Intel has released a new automatic overclocking tool that could even be worth using, provided it meets the stringent requirements to do so.
Historically, the automatic overclocking options offered by manufacturers have never been worth using, in my opinion. These types of solutions typically offer little or no practical clocking validation, often running a handful of arithmetic stress tests after slamming each adjustable voltage on the processor to its maximum security value.
If you overclave your bragging rights and only care about keeping a stable machine long enough to run a test or two, extended stability validation is not necessary. If you really want to use the system and get useful results, you will need to do a stress test to make sure nothing gets stuck. Intel Performance Maximizer is designed to do some of this tuning.
The IPM is compatible with the following processors:
- Core i5-9600K
- Core i5-9600KF
- Core i7-9700K
- Core i7-9700KF
- Core i9-9900K
- Core i9-9900KF
You'll also need a Z390 motherboard, at least 8GB of RAM, at least 16GB of free space on your drive, and Windows 1809 or later. In addition, processor overclocking must be enabled in UEFI, as well as all processor cores, Hyper-Threading (if supported), Turbo Boost 2.0, Intel SpeedStep Enhanced, and Intel WatchDog Timer. The startup mode must be set to UEFI.
Once installed, the IPM creates a separate partition for itself and runs from it. You are prompted to purchase an Intel Performance Tuning Protection Plan (Intel will extend the processor replacement warranty for catastrophic overclocking for $ 19.99).
according to PC Perspective, the IPM performed remarkably well, pushing its processor up to 4.9 GHz @ 1296v. Previous tests have shown that the core of the processor could reach 5GHz 100% at 1.35V, but this type of aggressive voltage and the sharp increase needed to reach the 4.9 GHz core prove that the processor has already exceeded the ideal voltage point deposit.
The only additional performance that was taken away was to enable XMP and set DDR4-3200 performance specifications. The IPM module of Intel does not try at all to change the clock of the RAM. Therefore, if you want to take advantage of these improvements, you must do it separately. Once IPM is installed, it will overwrite any modified settings in UEFI in favor of its own overclock settings. If you want to remove the overclock or try it manually, you have to uninstall IPM.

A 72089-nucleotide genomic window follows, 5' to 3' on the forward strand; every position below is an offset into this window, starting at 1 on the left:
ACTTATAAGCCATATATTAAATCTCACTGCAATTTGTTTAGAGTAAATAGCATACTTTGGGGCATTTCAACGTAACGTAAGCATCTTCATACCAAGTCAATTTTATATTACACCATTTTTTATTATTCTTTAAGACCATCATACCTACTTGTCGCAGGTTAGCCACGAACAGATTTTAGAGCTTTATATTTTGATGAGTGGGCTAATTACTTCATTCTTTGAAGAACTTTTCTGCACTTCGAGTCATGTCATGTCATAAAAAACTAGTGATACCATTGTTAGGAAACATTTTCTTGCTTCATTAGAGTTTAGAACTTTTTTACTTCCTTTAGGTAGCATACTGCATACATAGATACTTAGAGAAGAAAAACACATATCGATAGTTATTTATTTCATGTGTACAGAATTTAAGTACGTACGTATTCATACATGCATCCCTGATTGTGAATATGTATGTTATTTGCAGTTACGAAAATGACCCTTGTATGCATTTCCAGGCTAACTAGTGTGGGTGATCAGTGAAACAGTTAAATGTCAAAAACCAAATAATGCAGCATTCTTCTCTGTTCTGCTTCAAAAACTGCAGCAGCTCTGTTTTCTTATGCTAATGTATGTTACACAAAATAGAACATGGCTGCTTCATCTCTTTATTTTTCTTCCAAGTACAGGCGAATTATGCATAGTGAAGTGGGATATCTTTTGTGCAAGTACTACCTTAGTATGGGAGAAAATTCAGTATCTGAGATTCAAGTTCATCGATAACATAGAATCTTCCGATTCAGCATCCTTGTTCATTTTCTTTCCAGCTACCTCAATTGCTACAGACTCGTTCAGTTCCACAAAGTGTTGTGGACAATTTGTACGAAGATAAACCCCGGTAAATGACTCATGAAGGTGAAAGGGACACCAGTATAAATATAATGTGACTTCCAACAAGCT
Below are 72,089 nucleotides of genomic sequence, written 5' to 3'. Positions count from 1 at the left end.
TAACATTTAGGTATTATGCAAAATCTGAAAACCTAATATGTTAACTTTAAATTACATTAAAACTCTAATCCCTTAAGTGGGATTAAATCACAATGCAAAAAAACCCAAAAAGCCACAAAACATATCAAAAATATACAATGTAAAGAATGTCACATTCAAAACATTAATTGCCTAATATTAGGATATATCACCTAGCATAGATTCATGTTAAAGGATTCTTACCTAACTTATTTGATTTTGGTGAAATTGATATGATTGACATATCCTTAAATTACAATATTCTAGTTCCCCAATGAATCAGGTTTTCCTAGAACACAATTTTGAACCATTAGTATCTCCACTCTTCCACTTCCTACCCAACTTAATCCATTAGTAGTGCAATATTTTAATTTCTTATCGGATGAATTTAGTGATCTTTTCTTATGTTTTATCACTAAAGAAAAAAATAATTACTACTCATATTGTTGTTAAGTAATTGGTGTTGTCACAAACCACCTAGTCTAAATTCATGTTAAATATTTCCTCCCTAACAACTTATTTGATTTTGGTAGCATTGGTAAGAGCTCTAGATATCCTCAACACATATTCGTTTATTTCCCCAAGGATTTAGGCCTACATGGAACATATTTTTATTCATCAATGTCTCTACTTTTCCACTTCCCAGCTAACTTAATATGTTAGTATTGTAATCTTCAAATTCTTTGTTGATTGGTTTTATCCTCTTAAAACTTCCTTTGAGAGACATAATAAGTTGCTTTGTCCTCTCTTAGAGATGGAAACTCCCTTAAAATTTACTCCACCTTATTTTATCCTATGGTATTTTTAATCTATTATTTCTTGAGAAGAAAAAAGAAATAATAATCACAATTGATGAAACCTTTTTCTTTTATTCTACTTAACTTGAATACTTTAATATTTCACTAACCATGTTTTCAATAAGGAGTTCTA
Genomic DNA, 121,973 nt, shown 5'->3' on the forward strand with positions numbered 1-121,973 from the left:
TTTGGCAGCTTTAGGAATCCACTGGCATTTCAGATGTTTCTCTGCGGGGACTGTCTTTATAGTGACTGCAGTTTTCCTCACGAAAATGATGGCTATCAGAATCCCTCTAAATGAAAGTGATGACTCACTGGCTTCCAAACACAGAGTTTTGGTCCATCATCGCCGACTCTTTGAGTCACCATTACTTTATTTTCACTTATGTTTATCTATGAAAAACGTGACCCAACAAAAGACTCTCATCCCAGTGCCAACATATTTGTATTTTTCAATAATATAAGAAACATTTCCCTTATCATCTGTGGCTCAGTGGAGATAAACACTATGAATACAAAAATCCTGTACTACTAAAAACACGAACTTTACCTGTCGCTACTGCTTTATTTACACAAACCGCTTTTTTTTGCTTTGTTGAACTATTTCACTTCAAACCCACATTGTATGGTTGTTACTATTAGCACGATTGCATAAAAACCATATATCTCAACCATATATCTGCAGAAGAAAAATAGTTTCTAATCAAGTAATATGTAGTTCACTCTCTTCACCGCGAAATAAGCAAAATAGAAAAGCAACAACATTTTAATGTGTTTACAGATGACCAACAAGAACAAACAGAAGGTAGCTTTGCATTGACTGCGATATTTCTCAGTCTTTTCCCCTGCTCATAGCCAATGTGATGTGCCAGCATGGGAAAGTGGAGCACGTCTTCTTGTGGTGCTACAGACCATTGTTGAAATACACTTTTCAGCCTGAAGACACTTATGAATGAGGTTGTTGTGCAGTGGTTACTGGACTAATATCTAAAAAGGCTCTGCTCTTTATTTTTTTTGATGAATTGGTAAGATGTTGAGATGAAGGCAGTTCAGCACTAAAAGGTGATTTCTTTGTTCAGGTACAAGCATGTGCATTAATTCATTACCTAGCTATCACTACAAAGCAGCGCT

This kind of simple one-click tool will not suit everyone and Intel has limited its use to a limited number of enthusiasts to prevent users from blowing up their platforms. But we like the fact that it would take some time for the IPM to complete the CPU stress test. because all too often, these parameters are composed aggressively and with very few tests. It will take a while before knowing if it results in fully stable results: good automatic overclockers are accurate because they usually do not sufficiently solicit the system to be sure that they have eliminated every last point of potential crash. extra margin in the kernel instead.
If you have a Core i9 and want to see if there is a little extra room in the core – and you do not accept the risk of overclocking that results, the IPM module is perhaps the most simpler and simpler. overclocking to let you do it again. As to whether you should buy a processor protection plan … it depends on your degree of aggression. I've never seen a processor die from a moderate overclocking, but if you want to start melting the high voltage in the core or pushing the cooling limits, a $ 19 warranty replacement option on a chip of $ 400 to $ 500 may not be a bad thing. call
The IPM file from Intel can be downloaded right here.